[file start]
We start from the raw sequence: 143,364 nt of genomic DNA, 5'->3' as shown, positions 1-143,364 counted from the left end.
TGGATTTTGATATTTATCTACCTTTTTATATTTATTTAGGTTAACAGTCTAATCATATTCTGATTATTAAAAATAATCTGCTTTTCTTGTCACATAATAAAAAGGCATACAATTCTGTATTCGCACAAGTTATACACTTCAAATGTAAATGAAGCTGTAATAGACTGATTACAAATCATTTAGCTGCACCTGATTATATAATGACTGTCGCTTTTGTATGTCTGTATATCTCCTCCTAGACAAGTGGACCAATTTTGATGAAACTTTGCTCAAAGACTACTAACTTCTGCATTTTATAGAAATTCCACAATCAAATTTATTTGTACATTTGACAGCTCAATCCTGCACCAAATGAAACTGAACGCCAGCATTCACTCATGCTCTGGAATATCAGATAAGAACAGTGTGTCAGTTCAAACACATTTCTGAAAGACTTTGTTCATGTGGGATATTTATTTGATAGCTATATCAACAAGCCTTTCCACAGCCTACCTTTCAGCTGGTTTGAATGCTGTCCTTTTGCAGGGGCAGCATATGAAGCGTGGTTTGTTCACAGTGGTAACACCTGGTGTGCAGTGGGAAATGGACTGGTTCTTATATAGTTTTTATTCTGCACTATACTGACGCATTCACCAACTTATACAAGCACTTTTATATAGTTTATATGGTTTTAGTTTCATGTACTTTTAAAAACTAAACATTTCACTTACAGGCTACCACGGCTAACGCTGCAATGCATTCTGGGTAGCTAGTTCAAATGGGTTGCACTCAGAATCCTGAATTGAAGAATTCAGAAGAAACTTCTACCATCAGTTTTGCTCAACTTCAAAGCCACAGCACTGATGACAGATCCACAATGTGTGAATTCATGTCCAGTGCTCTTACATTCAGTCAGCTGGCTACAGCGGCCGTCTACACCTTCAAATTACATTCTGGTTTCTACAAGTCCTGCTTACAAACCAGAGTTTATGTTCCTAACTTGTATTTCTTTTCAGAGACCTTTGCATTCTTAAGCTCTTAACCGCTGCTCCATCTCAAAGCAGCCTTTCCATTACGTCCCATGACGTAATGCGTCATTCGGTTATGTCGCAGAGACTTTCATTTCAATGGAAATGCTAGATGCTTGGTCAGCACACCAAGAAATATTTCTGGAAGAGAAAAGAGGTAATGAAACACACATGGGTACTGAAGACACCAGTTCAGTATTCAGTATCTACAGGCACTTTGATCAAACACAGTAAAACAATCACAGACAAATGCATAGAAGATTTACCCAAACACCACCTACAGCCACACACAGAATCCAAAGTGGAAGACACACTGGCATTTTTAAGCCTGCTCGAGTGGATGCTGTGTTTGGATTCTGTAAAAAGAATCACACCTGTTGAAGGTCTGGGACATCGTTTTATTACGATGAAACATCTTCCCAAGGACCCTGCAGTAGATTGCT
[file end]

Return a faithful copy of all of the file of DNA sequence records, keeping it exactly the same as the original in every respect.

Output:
We start from the raw sequence: 143,364 nt of genomic DNA, 5'->3' as shown, positions 1-143,364 counted from the left end.
TGGATTTTGATATTTATCTACCTTTTTATATTTATTTAGGTTAACAGTCTAATCATATTCTGATTATTAAAAATAATCTGCTTTTCTTGTCACATAATAAAAAGGCATACAATTCTGTATTCGCACAAGTTATACACTTCAAATGTAAATGAAGCTGTAATAGACTGATTACAAATCATTTAGCTGCACCTGATTATATAATGACTGTCGCTTTTGTATGTCTGTATATCTCCTCCTAGACAAGTGGACCAATTTTGATGAAACTTTGCTCAAAGACTACTAACTTCTGCATTTTATAGAAATTCCACAATCAAATTTATTTGTACATTTGACAGCTCAATCCTGCACCAAATGAAACTGAACGCCAGCATTCACTCATGCTCTGGAATATCAGATAAGAACAGTGTGTCAGTTCAAACACATTTCTGAAAGACTTTGTTCATGTGGGATATTTATTTGATAGCTATATCAACAAGCCTTTCCACAGCCTACCTTTCAGCTGGTTTGAATGCTGTCCTTTTGCAGGGGCAGCATATGAAGCGTGGTTTGTTCACAGTGGTAACACCTGGTGTGCAGTGGGAAATGGACTGGTTCTTATATAGTTTTTATTCTGCACTATACTGACGCATTCACCAACTTATACAAGCACTTTTATATAGTTTATATGGTTTTAGTTTCATGTACTTTTAAAAACTAAACATTTCACTTACAGGCTACCACGGCTAACGCTGCAATGCATTCTGGGTAGCTAGTTCAAATGGGTTGCACTCAGAATCCTGAATTGAAGAATTCAGAAGAAACTTCTACCATCAGTTTTGCTCAACTTCAAAGCCACAGCACTGATGACAGATCCACAATGTGTGAATTCATGTCCAGTGCTCTTACATTCAGTCAGCTGGCTACAGCGGCCGTCTACACCTTCAAATTACATTCTGGTTTCTACAAGTCCTGCTTACAAACCAGAGTTTATGTTCCTAACTTGTATTTCTTTTCAGAGACCTTTGCATTCTTAAGCTCTTAACCGCTGCTCCATCTCAAAGCAGCCTTTCCATTACGTCCCATGACGTAATGCGTCATTCGGTTATGTCGCAGAGACTTTCATTTCAATGGAAATGCTAGATGCTTGGTCAGCACACCAAGAAATATTTCTGGAAGAGAAAAGAGGTAATGAAACACACATGGGTACTGAAGACACCAGTTCAGTATTCAGTATCTACAGGCACTTTGATCAAACACAGTAAAACAATCACAGACAAATGCATAGAAGATTTACCCAAACACCACCTACAGCCACACACAGAATCCAAAGTGGAAGACACACTGGCATTTTTAAGCCTGCTCGAGTGGATGCTGTGTTTGGATTCTGTAAAAAGAATCACACCTGTTGAAGGTCTGGGACATCGTTTTATTACGATGAAACATCTTCCCAAGGACCCTGCAGTAGATTGCT